The city of Van is located near the SE corner of the large salty Lake Van. The modern city, built near, but not over the old one is not remarkable, and the old destroyed Armenian sections were left to melt away with time. The old Van Fortress still stands. The Armenians defended themselves against Turkish troops for 5 weeks before the Russians arrived in May,1915. The Russians left 6 weeks later, with many Armenians choosing to leave with them, and settle in the East.
Lies in Western Armenia, todays SE Turkey. The city of Van is in the SE corner of the large lake, with a number of Armenian monasteries along the shores and on the islands in the lake. The most famous island is that of Aghtamar, on the southern shore towards the east. A few kilometers to the SW of Lake Van lies the town of Bitlis, and the province of Mush lies past the west of the region. North of Lake Van was the city of Tondrak, center of the medieval Armenian hippie Tondrakianssect. Tondrakians were members of an anti-feudal, heretical Christian sect that flourished in medieval Armenia between the early 9th century and 11th century and centered around the city of Tondrak, north of Lake Van.
The lake was the centre of the Armenian kingdom of Urartu from about 1000 BC, and the capital of Urartu, Tushpa, was on the shore of Lake Van (on the site of the medieval castle of Van, west of Van city).It served as the capital of the Urartians during the Iron Age.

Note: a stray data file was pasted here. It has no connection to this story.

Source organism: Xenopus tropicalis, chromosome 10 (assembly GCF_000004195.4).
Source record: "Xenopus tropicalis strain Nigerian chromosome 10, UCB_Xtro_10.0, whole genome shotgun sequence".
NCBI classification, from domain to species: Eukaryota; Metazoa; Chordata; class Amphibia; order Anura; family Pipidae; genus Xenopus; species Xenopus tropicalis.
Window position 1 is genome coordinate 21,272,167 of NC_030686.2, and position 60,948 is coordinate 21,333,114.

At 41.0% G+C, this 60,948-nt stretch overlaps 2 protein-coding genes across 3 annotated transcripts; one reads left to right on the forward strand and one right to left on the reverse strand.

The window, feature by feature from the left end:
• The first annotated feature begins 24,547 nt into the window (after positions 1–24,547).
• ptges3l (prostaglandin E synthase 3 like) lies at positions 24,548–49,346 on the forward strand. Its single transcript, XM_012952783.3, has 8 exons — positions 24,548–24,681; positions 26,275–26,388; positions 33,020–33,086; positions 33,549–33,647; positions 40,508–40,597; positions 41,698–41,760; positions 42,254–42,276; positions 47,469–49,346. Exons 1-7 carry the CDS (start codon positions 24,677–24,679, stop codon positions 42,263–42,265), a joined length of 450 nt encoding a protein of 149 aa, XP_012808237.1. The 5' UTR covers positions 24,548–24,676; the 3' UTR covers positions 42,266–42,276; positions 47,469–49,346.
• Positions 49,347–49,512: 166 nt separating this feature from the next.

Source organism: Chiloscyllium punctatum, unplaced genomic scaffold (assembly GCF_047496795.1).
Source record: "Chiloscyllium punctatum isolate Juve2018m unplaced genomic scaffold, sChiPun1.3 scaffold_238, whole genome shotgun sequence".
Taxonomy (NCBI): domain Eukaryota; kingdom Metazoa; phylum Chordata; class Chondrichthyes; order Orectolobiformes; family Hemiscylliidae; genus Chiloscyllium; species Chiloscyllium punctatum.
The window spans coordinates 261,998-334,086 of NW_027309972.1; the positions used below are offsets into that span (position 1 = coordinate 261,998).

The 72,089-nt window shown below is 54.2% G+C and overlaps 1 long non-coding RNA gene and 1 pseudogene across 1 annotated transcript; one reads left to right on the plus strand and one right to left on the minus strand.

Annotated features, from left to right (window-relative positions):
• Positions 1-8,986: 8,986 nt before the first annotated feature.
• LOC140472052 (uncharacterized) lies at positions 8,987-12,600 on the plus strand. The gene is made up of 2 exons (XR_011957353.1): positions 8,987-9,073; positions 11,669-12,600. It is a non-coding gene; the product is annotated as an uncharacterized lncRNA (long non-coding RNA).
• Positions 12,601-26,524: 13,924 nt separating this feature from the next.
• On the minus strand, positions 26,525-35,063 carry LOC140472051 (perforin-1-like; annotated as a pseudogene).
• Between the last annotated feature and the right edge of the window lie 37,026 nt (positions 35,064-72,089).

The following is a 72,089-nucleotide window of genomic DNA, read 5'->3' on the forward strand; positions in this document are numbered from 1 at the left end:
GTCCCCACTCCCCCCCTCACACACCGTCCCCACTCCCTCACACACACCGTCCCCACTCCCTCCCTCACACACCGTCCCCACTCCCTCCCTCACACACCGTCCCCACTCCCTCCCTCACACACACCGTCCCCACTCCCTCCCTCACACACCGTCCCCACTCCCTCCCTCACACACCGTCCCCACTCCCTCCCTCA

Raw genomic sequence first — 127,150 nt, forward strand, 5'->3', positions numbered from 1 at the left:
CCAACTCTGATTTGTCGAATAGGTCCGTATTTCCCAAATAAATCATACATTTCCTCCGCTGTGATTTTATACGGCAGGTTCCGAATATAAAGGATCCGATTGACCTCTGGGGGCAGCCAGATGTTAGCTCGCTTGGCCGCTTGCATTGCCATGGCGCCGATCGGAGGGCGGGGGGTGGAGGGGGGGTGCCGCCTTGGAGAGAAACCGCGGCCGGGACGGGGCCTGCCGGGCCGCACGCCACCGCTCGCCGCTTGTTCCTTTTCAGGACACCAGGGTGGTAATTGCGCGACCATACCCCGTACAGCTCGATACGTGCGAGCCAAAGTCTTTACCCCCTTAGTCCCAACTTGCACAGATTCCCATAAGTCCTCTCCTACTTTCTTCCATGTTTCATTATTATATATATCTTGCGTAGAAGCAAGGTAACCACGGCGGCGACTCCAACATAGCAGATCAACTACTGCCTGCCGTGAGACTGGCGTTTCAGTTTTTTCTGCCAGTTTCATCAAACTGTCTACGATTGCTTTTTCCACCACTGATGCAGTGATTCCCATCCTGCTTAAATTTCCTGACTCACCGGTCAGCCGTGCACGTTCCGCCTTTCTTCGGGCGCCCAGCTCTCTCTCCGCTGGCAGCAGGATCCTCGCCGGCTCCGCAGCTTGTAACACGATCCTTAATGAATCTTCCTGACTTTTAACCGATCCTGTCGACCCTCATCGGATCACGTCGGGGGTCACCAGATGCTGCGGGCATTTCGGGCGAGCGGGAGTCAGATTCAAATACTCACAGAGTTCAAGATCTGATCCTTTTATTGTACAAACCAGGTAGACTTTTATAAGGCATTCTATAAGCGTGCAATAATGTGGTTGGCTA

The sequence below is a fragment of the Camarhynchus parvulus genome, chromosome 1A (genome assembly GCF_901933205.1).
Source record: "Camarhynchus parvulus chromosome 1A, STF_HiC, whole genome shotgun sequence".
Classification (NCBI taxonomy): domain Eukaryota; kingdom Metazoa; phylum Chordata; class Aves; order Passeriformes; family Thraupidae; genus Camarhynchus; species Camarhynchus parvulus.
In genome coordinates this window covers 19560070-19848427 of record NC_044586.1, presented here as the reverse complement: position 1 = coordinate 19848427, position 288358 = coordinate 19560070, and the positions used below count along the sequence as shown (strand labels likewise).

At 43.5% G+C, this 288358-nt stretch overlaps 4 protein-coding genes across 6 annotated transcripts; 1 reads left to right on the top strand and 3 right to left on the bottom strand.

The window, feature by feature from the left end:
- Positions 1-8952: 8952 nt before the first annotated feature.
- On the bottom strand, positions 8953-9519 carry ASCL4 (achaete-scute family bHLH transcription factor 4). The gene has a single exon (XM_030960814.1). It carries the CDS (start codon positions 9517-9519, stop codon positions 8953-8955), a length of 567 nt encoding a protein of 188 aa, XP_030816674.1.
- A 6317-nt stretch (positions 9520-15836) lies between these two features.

Along with Lake Sevan in today's Armenia and Lake Urmia in today's Iran, Van was one of the three great lakes of the Armenian Kingdom, referred to as the seas of Armenia. Along its shores and on several islands (Arter, Lim, Charpanak, etc.) the remains of Armenian churches and monasteries can be found. The best preserved is the tenth-century Church of the Holy Cross (Armenian Սուրբխաչ, Surb Chatsch, scientific transliteration Surb xač') located on Akdamar Island. It was built by king Gagik Artzruni between 915 and 921. Reliefs on the external walls represent Biblical stories such as Adam and Eve, Jonah and the whale, David and Goliath, etc.
Other important historical monuments include Van Kalesi (Castle of Van) on the Lake's eastern shore. The modern city of Van is located to the east of this castle.
The Lake Van region is also the origin of the popular Van Kedisi breed of cat, noted for among other things its unusual fascination with water (a very rare trait among cats, which generally dislike being immersed in water).
Since about 1995 there have been reported sightings of a 'Lake Van monster' about 15 metres in length named Van Canavarı. Unal Kozak, a teaching assistant at Van University, has interviewed about a thousand people who claim to have seen the monster, and has written a book on the subject. Sceptics point out that the region would benefit from tourist revenue and a hoax might attract visitors.
Lake Van, Turkey